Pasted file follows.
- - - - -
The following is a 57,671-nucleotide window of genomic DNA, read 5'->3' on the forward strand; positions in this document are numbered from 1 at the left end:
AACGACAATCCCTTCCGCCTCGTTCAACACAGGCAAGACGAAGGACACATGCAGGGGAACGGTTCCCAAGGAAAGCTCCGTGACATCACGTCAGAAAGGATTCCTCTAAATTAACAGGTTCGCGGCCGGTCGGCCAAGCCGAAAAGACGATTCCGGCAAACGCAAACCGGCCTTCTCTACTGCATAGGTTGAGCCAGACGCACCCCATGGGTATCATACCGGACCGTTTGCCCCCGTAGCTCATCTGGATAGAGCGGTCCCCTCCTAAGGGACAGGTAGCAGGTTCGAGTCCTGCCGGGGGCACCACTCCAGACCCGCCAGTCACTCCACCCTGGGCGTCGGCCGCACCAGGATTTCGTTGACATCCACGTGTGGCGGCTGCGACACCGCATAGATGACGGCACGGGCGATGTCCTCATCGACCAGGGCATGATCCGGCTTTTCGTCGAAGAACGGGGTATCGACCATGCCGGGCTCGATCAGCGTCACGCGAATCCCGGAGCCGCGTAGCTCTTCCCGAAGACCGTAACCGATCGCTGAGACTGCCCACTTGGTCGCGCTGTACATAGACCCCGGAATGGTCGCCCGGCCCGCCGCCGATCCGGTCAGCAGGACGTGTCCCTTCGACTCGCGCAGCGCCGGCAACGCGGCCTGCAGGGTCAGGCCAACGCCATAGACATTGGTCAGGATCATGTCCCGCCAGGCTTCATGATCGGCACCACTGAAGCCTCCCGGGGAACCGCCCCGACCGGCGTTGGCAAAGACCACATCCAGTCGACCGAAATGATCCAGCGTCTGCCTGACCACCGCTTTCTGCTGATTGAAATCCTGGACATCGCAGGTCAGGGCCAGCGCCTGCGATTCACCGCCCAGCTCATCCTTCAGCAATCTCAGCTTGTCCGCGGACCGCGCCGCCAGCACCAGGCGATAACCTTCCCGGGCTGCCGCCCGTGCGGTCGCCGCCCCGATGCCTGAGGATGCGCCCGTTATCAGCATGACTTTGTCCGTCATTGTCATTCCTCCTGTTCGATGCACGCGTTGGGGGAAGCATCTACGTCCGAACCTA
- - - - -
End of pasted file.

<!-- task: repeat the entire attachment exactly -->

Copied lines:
The following is a 57,671-nucleotide window of genomic DNA, read 5'->3' on the forward strand; positions in this document are numbered from 1 at the left end:
AACGACAATCCCTTCCGCCTCGTTCAACACAGGCAAGACGAAGGACACATGCAGGGGAACGGTTCCCAAGGAAAGCTCCGTGACATCACGTCAGAAAGGATTCCTCTAAATTAACAGGTTCGCGGCCGGTCGGCCAAGCCGAAAAGACGATTCCGGCAAACGCAAACCGGCCTTCTCTACTGCATAGGTTGAGCCAGACGCACCCCATGGGTATCATACCGGACCGTTTGCCCCCGTAGCTCATCTGGATAGAGCGGTCCCCTCCTAAGGGACAGGTAGCAGGTTCGAGTCCTGCCGGGGGCACCACTCCAGACCCGCCAGTCACTCCACCCTGGGCGTCGGCCGCACCAGGATTTCGTTGACATCCACGTGTGGCGGCTGCGACACCGCATAGATGACGGCACGGGCGATGTCCTCATCGACCAGGGCATGATCCGGCTTTTCGTCGAAGAACGGGGTATCGACCATGCCGGGCTCGATCAGCGTCACGCGAATCCCGGAGCCGCGTAGCTCTTCCCGAAGACCGTAACCGATCGCTGAGACTGCCCACTTGGTCGCGCTGTACATAGACCCCGGAATGGTCGCCCGGCCCGCCGCCGATCCGGTCAGCAGGACGTGTCCCTTCGACTCGCGCAGCGCCGGCAACGCGGCCTGCAGGGTCAGGCCAACGCCATAGACATTGGTCAGGATCATGTCCCGCCAGGCTTCATGATCGGCACCACTGAAGCCTCCCGGGGAACCGCCCCGACCGGCGTTGGCAAAGACCACATCCAGTCGACCGAAATGATCCAGCGTCTGCCTGACCACCGCTTTCTGCTGATTGAAATCCTGGACATCGCAGGTCAGGGCCAGCGCCTGCGATTCACCGCCCAGCTCATCCTTCAGCAATCTCAGCTTGTCCGCGGACCGCGCCGCCAGCACCAGGCGATAACCTTCCCGGGCTGCCGCCCGTGCGGTCGCCGCCCCGATGCCTGAGGATGCGCCCGTTATCAGCATGACTTTGTCCGTCATTGTCATTCCTCCTGTTCGATGCACGCGTTGGGGGAAGCATCTACGTCCGAACCTA